Pages: 272 Size: 10x12 Illustrations: 369
I love this anthology! Which also doubles as a fascinating secret history of Motor City punk.
— Mark Binelli
With a mischievous globe-headed mascot that appeared in every issue and even on Quentin Tarantino’s T-shirt in Pulp Fiction, Orbit was an instantly recognizable arbiter of 1990s Detroit culture. But its irreverent tone and unique editorial features could be traced to two earlier local publications from creator Jerry Peterson, a.k.a. Jerry Vile—White Noise (1978–1980) and Fun: The Magazine for Swinging Intelectuals [sic] (1986–1990). In The Orbit Magazine Anthology: Re-Entry, author Rob St. Mary details the full run of White Noise, Fun, and Orbit, collecting two decades’ worth of Detroit’s alternative publishing history into an oversized, heavily illustrated volume that situates the publications in the city’s pop culture and media history.
St. Mary shows that while other alternative papers followed a tried-and-true focus on lefty politics and the arts, Vile’s publications found their niche in biting satire and sharp design that fed on popular culture. From the 70s punk scene in White Noise to audacious articles and irreverent "news" in Fun and a blend of reporting, satire, and culture in Orbit, St. Mary shows that Vile’s publications were distinctive in their content and uniquely Detroit in their tone. In sections devoted to each magazine, St. Mary details their recurring features (including dining, movie, and music reviews) and interviews former staffers. Numerous images and page spreads reveal the notable Detroit musicians—like Destroy All Monsters, the Gories, ICP, Jack White, Kid Rock, and Derrick May—and artists—including Niagara, Glenn Barr and Tristan Eaton—that graced their pages.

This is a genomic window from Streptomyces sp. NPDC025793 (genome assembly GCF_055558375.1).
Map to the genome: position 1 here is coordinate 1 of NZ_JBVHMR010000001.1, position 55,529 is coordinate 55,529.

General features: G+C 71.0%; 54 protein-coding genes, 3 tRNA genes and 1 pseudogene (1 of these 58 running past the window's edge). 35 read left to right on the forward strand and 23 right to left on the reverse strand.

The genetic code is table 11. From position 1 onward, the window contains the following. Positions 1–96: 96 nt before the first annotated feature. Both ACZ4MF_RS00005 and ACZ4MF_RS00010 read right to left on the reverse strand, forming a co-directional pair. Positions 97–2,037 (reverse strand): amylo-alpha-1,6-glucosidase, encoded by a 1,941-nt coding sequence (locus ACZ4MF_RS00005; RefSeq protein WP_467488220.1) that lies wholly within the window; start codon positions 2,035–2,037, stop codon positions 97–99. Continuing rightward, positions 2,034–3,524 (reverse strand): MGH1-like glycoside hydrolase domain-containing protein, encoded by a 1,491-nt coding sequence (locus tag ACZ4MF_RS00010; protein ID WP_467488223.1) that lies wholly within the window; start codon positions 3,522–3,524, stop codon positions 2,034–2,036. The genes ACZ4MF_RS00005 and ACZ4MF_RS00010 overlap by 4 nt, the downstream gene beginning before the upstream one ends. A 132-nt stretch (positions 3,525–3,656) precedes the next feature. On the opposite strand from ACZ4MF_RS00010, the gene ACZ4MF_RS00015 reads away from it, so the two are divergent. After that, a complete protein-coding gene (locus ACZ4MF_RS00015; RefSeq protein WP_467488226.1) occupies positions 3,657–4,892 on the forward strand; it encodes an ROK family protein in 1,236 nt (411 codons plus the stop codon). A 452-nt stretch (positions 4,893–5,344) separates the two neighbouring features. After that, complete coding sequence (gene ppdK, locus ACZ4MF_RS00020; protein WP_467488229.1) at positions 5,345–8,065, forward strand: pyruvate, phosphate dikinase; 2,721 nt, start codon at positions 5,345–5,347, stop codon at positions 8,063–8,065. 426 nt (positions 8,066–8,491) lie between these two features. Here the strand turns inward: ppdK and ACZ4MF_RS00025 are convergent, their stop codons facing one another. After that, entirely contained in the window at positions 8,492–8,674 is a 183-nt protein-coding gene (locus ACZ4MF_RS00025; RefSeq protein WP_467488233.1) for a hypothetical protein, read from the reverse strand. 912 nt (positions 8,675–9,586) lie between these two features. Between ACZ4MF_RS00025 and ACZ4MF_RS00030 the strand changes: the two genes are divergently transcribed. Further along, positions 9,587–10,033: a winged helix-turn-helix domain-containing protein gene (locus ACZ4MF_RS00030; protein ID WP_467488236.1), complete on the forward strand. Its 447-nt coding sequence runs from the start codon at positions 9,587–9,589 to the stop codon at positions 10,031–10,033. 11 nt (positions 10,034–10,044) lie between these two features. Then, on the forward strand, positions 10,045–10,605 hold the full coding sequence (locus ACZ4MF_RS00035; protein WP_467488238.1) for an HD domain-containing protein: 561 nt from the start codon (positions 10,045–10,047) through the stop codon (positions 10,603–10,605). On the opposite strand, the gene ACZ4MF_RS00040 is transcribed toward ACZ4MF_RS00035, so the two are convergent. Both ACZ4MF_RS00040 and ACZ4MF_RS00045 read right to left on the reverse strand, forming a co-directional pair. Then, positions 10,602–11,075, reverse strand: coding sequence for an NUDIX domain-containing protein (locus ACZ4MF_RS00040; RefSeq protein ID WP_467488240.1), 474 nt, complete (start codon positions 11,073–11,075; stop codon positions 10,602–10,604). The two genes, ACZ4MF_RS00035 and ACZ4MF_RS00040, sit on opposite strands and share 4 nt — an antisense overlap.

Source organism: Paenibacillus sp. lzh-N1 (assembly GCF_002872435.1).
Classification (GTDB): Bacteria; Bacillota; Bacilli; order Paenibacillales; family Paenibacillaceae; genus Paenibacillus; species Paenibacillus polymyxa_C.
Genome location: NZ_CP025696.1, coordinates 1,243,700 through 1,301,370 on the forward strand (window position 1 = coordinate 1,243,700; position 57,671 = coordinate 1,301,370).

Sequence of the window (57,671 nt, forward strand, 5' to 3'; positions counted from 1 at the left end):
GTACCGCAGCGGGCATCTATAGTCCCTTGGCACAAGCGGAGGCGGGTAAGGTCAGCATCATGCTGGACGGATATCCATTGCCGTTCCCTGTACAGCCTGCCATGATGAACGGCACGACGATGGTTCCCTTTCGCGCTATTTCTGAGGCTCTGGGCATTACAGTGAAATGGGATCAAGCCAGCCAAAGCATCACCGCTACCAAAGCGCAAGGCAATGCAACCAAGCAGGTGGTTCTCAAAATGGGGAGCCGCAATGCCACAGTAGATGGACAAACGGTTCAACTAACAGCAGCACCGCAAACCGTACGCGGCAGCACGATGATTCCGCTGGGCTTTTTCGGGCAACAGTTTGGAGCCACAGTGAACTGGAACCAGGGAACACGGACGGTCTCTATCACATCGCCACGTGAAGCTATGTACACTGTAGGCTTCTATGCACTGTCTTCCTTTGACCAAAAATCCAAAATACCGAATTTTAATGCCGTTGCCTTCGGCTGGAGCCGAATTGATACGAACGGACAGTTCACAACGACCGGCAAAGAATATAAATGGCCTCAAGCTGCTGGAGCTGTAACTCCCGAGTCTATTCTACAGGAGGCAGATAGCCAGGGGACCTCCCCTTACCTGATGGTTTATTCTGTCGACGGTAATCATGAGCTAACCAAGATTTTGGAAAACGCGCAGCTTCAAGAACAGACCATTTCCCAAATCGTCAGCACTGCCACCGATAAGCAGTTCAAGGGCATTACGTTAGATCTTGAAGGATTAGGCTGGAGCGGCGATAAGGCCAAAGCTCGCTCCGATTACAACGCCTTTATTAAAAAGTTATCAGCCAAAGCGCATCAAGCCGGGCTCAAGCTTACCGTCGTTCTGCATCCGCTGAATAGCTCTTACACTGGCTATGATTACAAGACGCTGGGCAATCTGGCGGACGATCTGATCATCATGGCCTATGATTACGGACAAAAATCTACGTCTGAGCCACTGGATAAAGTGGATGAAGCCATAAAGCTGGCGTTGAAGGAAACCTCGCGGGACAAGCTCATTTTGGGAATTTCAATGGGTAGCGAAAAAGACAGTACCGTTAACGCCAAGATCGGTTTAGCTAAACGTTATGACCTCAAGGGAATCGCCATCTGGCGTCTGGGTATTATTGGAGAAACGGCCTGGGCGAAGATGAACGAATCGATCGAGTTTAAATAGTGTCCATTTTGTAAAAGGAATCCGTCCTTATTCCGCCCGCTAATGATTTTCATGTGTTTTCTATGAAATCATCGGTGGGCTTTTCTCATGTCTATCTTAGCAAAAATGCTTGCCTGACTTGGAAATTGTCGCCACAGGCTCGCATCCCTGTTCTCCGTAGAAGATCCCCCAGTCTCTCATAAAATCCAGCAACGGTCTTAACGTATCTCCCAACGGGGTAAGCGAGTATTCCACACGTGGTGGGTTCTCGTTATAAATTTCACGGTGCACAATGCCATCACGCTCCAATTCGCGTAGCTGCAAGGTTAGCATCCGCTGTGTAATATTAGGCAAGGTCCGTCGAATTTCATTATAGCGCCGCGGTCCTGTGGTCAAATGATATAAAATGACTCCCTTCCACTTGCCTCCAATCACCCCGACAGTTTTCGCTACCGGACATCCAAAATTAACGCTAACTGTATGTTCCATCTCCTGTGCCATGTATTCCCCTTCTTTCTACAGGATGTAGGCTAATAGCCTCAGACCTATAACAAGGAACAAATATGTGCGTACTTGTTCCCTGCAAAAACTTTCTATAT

A foreword by Jerry Vile and an afterword by Ben Blackwell round out this one-of-a-kind volume. Anyone interested in Detroit arts and culture or the history of alternative publishing will be grateful for The Orbit Magazine Anthology.
In Detroit in the nineties, you either read the alternative weekly or you read the alternative alternative weekly, which was Orbit. What George Clinton was to Motown, what the Stooges were to the Rolling Stones, Orbit was to that Other Magazine. I love this anthology! Which also doubles as a fascinating secret history of Motor City punk.
– Mark Binelli, author of Detroit City Is the Place To Be
Rob St. Mary's carefully researched look at Orbit and its roots in the Detroit punk scene takes you on a wild ride through the rude, riotous underbelly of local journalism in the 1980s and ’90s.
– Susan Whitall, former Creem editor, Detroit News feature writer, and author of Fever, Little Willie John: A Fast Life, Mysterious Death and the Birth of Soul
Rob St. Mary knows how to have a good time—plunge into the high life of fun-seekers, artists, ne’er-do-wells, and cult favorites, with a journalist's precision and a bright pinch of eastside Detroit salt. Let him take you into Orbit!
– Kathe Koja, author of The Bastards’ Paradise, The Mercury Waltz, Under the Poppy, and several others